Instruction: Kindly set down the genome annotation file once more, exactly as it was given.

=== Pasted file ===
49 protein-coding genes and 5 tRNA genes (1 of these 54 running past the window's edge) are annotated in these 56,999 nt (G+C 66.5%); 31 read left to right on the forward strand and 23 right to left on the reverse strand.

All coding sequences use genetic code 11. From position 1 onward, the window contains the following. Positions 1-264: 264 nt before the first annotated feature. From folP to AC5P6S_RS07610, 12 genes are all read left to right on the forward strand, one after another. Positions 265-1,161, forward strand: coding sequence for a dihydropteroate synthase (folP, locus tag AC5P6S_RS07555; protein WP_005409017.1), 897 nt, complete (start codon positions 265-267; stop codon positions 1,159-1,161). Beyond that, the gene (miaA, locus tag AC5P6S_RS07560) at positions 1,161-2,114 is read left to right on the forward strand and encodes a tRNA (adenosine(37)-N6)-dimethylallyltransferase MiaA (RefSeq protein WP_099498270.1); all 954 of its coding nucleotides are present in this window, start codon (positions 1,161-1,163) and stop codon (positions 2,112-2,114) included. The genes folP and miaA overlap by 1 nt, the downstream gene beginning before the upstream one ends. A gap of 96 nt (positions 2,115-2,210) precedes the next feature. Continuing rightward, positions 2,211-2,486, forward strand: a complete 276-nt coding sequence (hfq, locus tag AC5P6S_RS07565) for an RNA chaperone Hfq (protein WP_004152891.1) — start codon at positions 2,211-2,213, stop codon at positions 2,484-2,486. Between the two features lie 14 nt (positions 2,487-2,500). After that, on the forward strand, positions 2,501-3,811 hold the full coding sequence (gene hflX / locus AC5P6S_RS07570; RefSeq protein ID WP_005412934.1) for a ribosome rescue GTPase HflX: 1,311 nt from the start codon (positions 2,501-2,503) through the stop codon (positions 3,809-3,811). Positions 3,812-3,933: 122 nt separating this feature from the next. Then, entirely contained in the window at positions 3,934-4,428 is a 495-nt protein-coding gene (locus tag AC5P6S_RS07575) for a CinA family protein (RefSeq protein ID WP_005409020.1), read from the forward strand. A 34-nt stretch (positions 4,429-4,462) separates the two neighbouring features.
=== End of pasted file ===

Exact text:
49 protein-coding genes and 5 tRNA genes (1 of these 54 running past the window's edge) are annotated in these 56,999 nt (G+C 66.5%); 31 read left to right on the forward strand and 23 right to left on the reverse strand.

All coding sequences use genetic code 11. From position 1 onward, the window contains the following. Positions 1-264: 264 nt before the first annotated feature. From folP to AC5P6S_RS07610, 12 genes are all read left to right on the forward strand, one after another. Positions 265-1,161, forward strand: coding sequence for a dihydropteroate synthase (folP, locus tag AC5P6S_RS07555; protein WP_005409017.1), 897 nt, complete (start codon positions 265-267; stop codon positions 1,159-1,161). Beyond that, the gene (miaA, locus tag AC5P6S_RS07560) at positions 1,161-2,114 is read left to right on the forward strand and encodes a tRNA (adenosine(37)-N6)-dimethylallyltransferase MiaA (RefSeq protein WP_099498270.1); all 954 of its coding nucleotides are present in this window, start codon (positions 1,161-1,163) and stop codon (positions 2,112-2,114) included. The genes folP and miaA overlap by 1 nt, the downstream gene beginning before the upstream one ends. A gap of 96 nt (positions 2,115-2,210) precedes the next feature. Continuing rightward, positions 2,211-2,486, forward strand: a complete 276-nt coding sequence (hfq, locus tag AC5P6S_RS07565) for an RNA chaperone Hfq (protein WP_004152891.1) — start codon at positions 2,211-2,213, stop codon at positions 2,484-2,486. Between the two features lie 14 nt (positions 2,487-2,500). After that, on the forward strand, positions 2,501-3,811 hold the full coding sequence (gene hflX / locus AC5P6S_RS07570; RefSeq protein ID WP_005412934.1) for a ribosome rescue GTPase HflX: 1,311 nt from the start codon (positions 2,501-2,503) through the stop codon (positions 3,809-3,811). Positions 3,812-3,933: 122 nt separating this feature from the next. Then, entirely contained in the window at positions 3,934-4,428 is a 495-nt protein-coding gene (locus tag AC5P6S_RS07575) for a CinA family protein (RefSeq protein ID WP_005409020.1), read from the forward strand. A 34-nt stretch (positions 4,429-4,462) separates the two neighbouring features.